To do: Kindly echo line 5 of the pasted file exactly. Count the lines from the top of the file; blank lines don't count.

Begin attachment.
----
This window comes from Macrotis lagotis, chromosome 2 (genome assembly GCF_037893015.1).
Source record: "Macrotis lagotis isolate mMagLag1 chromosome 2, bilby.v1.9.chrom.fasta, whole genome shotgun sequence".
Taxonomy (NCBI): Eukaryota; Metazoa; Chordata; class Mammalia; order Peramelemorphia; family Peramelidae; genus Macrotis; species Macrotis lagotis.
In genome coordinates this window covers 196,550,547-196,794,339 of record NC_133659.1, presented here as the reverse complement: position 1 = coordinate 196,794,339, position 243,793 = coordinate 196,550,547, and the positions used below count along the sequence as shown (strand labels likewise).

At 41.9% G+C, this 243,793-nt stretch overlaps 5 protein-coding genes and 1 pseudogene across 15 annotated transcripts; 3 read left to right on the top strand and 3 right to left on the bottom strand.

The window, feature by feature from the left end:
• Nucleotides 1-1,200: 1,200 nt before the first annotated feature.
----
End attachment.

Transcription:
At 41.9% G+C, this 243,793-nt stretch overlaps 5 protein-coding genes and 1 pseudogene across 15 annotated transcripts; 3 read left to right on the top strand and 3 right to left on the bottom strand.